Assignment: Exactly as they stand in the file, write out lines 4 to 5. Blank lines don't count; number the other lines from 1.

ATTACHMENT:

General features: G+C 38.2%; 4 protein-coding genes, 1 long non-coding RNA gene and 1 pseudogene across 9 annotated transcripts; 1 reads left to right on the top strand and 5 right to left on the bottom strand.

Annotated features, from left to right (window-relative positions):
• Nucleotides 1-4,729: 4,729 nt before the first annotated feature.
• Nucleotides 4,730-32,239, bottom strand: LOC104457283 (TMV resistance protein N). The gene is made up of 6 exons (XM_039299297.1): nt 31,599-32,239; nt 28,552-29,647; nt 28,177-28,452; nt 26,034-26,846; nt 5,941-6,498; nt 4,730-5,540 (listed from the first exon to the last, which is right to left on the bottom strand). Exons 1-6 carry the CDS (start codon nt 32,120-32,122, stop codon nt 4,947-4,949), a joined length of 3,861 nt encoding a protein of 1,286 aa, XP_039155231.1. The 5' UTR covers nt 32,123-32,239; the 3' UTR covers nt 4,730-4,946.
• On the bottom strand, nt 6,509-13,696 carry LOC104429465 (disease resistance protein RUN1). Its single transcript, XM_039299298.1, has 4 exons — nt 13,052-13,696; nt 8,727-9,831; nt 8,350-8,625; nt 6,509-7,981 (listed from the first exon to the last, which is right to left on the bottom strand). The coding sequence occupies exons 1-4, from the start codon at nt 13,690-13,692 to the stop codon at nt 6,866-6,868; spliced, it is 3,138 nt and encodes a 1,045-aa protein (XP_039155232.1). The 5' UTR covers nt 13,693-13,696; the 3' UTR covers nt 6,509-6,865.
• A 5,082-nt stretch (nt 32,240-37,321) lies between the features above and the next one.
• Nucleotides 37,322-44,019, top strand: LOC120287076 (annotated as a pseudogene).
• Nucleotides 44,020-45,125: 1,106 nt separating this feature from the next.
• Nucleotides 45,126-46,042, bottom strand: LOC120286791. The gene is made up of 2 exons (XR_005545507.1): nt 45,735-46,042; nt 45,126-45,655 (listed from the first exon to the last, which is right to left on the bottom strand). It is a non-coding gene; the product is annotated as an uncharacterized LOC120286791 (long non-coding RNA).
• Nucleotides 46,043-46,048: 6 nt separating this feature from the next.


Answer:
• Nucleotides 4,730-32,239, bottom strand: LOC104457283 (TMV resistance protein N). The gene is made up of 6 exons (XM_039299297.1): nt 31,599-32,239; nt 28,552-29,647; nt 28,177-28,452; nt 26,034-26,846; nt 5,941-6,498; nt 4,730-5,540 (listed from the first exon to the last, which is right to left on the bottom strand). Exons 1-6 carry the CDS (start codon nt 32,120-32,122, stop codon nt 4,947-4,949), a joined length of 3,861 nt encoding a protein of 1,286 aa, XP_039155231.1. The 5' UTR covers nt 32,123-32,239; the 3' UTR covers nt 4,730-4,946.
• On the bottom strand, nt 6,509-13,696 carry LOC104429465 (disease resistance protein RUN1). Its single transcript, XM_039299298.1, has 4 exons — nt 13,052-13,696; nt 8,727-9,831; nt 8,350-8,625; nt 6,509-7,981 (listed from the first exon to the last, which is right to left on the bottom strand). The coding sequence occupies exons 1-4, from the start codon at nt 13,690-13,692 to the stop codon at nt 6,866-6,868; spliced, it is 3,138 nt and encodes a 1,045-aa protein (XP_039155232.1). The 5' UTR covers nt 13,693-13,696; the 3' UTR covers nt 6,509-6,865.